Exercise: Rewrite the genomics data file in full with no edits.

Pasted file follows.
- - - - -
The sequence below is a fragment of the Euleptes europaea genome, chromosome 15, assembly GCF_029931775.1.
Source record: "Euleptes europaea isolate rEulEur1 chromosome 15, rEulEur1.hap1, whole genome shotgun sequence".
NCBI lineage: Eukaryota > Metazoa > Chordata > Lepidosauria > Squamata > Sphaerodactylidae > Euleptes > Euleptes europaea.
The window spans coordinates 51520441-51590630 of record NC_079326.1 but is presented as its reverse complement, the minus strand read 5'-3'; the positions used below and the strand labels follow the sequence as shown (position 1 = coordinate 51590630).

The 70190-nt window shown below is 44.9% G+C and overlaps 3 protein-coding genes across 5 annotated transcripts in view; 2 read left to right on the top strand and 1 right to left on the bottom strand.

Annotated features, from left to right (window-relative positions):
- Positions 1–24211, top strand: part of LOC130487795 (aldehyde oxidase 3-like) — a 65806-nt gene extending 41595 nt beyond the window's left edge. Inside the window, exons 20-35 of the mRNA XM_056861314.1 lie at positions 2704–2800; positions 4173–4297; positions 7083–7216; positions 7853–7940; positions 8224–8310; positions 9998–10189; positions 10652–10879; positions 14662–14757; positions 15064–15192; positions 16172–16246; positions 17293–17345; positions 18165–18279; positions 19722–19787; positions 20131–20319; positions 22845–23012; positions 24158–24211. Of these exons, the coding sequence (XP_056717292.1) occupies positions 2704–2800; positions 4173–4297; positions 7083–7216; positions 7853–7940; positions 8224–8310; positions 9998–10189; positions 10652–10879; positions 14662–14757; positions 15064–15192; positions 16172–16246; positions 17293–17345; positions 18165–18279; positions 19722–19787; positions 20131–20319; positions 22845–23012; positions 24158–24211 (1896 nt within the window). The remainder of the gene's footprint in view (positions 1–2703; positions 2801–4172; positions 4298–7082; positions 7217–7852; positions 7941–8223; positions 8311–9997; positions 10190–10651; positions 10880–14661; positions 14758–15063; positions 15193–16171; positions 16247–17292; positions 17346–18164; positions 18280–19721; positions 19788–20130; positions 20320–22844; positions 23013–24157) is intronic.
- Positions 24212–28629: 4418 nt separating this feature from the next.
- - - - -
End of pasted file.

The sequence below is a fragment of the Euleptes europaea genome, chromosome 15, assembly GCF_029931775.1.
Source record: "Euleptes europaea isolate rEulEur1 chromosome 15, rEulEur1.hap1, whole genome shotgun sequence".
NCBI lineage: Eukaryota > Metazoa > Chordata > Lepidosauria > Squamata > Sphaerodactylidae > Euleptes > Euleptes europaea.
The window spans coordinates 51520441-51590630 of record NC_079326.1 but is presented as its reverse complement, the minus strand read 5'-3'; the positions used below and the strand labels follow the sequence as shown (position 1 = coordinate 51590630).

The 70190-nt window shown below is 44.9% G+C and overlaps 3 protein-coding genes across 5 annotated transcripts in view; 2 read left to right on the top strand and 1 right to left on the bottom strand.

Annotated features, from left to right (window-relative positions):
- Positions 1–24211, top strand: part of LOC130487795 (aldehyde oxidase 3-like) — a 65806-nt gene extending 41595 nt beyond the window's left edge. Inside the window, exons 20-35 of the mRNA XM_056861314.1 lie at positions 2704–2800; positions 4173–4297; positions 7083–7216; positions 7853–7940; positions 8224–8310; positions 9998–10189; positions 10652–10879; positions 14662–14757; positions 15064–15192; positions 16172–16246; positions 17293–17345; positions 18165–18279; positions 19722–19787; positions 20131–20319; positions 22845–23012; positions 24158–24211. Of these exons, the coding sequence (XP_056717292.1) occupies positions 2704–2800; positions 4173–4297; positions 7083–7216; positions 7853–7940; positions 8224–8310; positions 9998–10189; positions 10652–10879; positions 14662–14757; positions 15064–15192; positions 16172–16246; positions 17293–17345; positions 18165–18279; positions 19722–19787; positions 20131–20319; positions 22845–23012; positions 24158–24211 (1896 nt within the window). The remainder of the gene's footprint in view (positions 1–2703; positions 2801–4172; positions 4298–7082; positions 7217–7852; positions 7941–8223; positions 8311–9997; positions 10190–10651; positions 10880–14661; positions 14758–15063; positions 15193–16171; positions 16247–17292; positions 17346–18164; positions 18280–19721; positions 19788–20130; positions 20320–22844; positions 23013–24157) is intronic.
- Positions 24212–28629: 4418 nt separating this feature from the next.